10 Marketing Experts share the future transformations of MarTech

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Digital marketing is constantly evolving in technology, marketing strategies, and tactics. It is a challenge to keep up.

To gain insight into the shifts and up-and-coming technologies we asked 10 marketing experts to share their thoughts on the transformation and future innovation in MarTech and marketing.

Embrace the power of new behaviour and technology

For marketing technology to translate into transformative experiences the industry must look not to the past, but to a future of disruption. This future is not without its uncomfortable challenges, it requires us to embrace the power of new behaviours, technology and opportunities, rather than treat this change as we have – something to digest.

API’vertising
We consider ads to be set images, but they need not be. If an ad is a series of instructions that pulls you through content in real time, ads can be formed by API (application programming interface) instructions that serve personal, context-specific, real-time ads for that moment. Trains running late – why not try an Uber? We need to think of ads as constructions of data, not “ad copy”.

The storefront is everywhere
The internet will slowly morph, so everywhere will be one click away from a purchase. Soon our banking/credit-card details, shipping address and fingerprints will be embedded in phones and computers; one click to buy from ads, social content and TV shows will be the way forward. It will bring about massive changes to how advertising is seen.

Flow advertising
As all screens are digital, motionless advertising makes no sense, but, similarly, our shorter attention spans means ads should also be far shorter. Flow advertising will be a new way to think about how messages can build. Advertising can build stories across screens and devices, stories can be told sequentially with different units. Messaging can move people from brand to product to purchase over a matter of days or even years.

Tom Goodwin is Head of Innovation, Zenith USA &Speaker/Writer/Accidental Founder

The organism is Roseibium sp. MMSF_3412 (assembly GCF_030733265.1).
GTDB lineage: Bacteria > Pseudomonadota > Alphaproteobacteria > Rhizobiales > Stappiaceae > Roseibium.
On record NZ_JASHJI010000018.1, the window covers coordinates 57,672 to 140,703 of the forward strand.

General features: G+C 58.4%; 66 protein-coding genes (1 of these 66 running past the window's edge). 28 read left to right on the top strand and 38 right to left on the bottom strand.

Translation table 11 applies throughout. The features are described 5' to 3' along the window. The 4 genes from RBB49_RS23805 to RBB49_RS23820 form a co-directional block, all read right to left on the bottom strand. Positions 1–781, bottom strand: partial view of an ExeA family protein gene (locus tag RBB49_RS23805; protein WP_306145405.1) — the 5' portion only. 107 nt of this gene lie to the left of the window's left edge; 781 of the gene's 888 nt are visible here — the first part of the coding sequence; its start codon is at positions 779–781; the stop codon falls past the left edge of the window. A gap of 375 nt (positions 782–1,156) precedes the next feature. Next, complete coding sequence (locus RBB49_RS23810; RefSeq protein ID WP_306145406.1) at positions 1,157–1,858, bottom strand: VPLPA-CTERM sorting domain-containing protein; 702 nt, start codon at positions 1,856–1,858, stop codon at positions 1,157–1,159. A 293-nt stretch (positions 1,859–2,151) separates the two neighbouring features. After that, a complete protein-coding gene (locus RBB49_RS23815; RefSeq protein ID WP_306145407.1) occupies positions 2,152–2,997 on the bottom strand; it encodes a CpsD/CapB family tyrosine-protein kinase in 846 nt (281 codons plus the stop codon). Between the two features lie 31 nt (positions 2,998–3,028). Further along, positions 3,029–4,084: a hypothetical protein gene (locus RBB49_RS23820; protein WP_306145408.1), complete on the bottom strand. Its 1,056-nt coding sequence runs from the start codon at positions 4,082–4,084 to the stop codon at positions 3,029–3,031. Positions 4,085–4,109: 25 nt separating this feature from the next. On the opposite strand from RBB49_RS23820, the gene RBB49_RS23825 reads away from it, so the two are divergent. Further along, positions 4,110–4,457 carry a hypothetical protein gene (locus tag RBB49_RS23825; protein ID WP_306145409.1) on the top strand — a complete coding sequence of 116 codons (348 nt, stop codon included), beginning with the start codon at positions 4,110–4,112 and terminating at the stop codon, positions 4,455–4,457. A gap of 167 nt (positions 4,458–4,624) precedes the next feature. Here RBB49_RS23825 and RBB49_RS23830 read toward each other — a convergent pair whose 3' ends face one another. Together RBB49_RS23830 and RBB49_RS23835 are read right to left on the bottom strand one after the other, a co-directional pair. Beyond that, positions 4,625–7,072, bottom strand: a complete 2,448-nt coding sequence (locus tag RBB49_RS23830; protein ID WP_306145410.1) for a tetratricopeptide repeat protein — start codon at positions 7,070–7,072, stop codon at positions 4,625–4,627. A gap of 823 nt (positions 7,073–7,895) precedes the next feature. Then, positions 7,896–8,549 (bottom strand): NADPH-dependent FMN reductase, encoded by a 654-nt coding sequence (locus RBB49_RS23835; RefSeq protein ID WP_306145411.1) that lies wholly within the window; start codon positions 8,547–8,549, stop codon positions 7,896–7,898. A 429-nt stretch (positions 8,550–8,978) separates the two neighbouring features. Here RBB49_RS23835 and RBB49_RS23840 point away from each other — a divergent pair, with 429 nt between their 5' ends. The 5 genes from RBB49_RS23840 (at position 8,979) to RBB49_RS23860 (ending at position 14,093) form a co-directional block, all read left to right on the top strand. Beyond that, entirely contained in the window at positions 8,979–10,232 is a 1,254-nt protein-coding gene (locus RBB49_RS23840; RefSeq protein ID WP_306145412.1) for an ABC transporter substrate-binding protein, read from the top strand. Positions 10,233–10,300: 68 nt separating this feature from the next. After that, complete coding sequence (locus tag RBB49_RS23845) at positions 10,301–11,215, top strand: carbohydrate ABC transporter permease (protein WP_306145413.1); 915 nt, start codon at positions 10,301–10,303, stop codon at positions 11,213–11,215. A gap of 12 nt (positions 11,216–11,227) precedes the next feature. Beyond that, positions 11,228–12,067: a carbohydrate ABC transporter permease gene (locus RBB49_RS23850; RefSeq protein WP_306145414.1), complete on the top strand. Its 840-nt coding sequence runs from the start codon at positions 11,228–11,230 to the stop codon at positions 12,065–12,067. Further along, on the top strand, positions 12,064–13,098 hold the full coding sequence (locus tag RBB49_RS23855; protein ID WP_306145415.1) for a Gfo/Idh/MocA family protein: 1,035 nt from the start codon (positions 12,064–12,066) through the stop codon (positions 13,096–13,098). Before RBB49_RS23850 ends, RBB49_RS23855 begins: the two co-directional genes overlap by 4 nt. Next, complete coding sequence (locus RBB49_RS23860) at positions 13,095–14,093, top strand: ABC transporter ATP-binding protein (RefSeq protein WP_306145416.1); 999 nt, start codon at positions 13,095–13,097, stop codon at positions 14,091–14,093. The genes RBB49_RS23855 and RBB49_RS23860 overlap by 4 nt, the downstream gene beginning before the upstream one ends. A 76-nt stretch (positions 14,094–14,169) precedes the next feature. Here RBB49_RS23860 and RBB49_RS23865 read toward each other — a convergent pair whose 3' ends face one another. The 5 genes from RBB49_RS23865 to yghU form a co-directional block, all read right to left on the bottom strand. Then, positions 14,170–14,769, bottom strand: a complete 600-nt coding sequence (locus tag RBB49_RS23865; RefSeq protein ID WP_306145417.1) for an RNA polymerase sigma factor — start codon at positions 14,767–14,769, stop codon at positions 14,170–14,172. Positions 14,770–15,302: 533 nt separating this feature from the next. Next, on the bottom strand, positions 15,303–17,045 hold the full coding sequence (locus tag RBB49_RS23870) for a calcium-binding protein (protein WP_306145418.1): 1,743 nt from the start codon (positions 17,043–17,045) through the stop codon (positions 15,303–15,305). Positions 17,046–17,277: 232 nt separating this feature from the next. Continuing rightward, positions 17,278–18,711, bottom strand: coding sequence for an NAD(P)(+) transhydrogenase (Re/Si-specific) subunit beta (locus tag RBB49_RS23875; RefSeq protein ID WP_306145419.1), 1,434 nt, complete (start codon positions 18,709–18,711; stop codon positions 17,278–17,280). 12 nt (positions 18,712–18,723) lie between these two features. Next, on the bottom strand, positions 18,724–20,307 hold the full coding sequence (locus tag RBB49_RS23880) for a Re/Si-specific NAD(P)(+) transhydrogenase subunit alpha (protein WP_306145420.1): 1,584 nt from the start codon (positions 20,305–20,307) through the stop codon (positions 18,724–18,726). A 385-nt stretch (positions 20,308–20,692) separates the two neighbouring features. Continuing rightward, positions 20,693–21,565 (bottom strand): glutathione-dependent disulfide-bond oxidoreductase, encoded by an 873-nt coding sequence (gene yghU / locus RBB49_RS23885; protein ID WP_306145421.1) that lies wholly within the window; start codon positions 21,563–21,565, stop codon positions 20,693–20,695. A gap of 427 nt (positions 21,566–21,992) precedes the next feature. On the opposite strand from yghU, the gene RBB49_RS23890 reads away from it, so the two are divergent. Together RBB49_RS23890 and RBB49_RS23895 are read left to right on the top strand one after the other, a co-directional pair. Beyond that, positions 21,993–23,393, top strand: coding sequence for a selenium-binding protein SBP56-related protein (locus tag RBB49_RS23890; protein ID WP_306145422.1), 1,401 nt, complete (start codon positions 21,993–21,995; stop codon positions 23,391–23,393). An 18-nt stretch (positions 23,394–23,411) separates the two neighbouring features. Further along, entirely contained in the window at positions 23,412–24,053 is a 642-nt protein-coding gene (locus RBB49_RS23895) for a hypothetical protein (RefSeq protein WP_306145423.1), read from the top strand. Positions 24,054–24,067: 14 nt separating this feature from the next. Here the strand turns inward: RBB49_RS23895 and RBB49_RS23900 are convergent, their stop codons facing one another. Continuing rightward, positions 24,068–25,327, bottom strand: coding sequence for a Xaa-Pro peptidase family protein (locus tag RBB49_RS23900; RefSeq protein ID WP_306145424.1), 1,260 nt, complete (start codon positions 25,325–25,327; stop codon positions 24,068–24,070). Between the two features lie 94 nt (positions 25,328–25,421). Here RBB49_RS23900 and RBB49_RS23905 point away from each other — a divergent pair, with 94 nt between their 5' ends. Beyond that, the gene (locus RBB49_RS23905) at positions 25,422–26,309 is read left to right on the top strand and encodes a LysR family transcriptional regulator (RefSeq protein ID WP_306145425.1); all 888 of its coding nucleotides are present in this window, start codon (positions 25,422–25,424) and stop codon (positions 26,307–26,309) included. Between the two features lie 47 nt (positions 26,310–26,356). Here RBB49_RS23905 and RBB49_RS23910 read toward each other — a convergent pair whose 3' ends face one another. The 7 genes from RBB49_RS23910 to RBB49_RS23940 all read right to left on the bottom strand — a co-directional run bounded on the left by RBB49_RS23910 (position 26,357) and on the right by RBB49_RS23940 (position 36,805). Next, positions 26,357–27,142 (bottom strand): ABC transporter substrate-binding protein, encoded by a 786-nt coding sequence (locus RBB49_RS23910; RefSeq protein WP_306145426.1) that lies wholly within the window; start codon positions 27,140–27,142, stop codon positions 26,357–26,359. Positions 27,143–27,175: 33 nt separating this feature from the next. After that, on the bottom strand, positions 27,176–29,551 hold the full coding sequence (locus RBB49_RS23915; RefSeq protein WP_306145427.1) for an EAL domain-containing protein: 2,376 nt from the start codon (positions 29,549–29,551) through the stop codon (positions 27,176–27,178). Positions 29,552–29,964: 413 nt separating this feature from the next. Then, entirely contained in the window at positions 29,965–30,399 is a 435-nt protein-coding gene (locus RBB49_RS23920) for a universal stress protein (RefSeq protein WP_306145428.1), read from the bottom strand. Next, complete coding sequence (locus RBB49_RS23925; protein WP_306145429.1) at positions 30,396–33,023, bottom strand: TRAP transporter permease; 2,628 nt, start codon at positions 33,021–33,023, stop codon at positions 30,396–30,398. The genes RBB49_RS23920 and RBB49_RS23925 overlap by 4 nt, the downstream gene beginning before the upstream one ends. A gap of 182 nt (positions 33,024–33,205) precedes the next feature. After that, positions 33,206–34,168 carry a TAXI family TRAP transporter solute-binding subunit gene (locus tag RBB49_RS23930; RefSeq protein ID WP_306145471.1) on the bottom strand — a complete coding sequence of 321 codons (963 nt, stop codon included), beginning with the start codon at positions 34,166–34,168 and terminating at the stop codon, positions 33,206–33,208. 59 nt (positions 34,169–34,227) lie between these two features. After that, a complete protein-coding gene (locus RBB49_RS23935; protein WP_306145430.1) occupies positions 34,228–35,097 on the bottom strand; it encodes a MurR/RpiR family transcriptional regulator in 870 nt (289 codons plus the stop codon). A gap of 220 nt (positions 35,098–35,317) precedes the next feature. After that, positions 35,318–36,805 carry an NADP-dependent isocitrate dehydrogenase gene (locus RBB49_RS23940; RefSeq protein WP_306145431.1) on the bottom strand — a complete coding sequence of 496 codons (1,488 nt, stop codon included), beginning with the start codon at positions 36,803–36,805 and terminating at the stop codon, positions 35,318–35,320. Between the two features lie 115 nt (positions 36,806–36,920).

A network of Growth hackish Automations puts us in Automation 2.0 territory

We are now in the era of Automation 2.0, where the marketing automation platforms are no longer the only place automations happen.

Recently, Brendon Ritz, growth hacker and marketing operations lead at AdRoll, explained to me that they use:
1. multiple tools to source individual and behavioural data,
2. multiple middle layer applications to then run logic,
3. automate the execution of experiences across a web of applications.

The marketing automation platform is now simply a node in the network, not the central processor of automations. With this new connected network, AdRoll increased its sales team appointments 13%.

Best-in-class marketing organizations use 14 tools on average. Creating cohesive customer experiences requires integration and automation across dozens of channels, data sets, and applications.

Experiences, not messages, are the future of marketing, and growth hacking is the discipline of using data and testing to create optimal experiences. Because of the variances in tools, data structure, and workflows, only an Automation 2.0 framework of a web of data and tools can support this future.

Marketing automation 1.0 is the tool of choice for the demand-gen/lead-gen expert. A network of data and connected tools are creating an Automation 2.0 environment, which is the choice of the growth hacker.

Mathew Sweezey is principal of marketing insights at Salesforce.com, and author of Marketing Automation for Dummies.

First we change the technology, then technology changes us.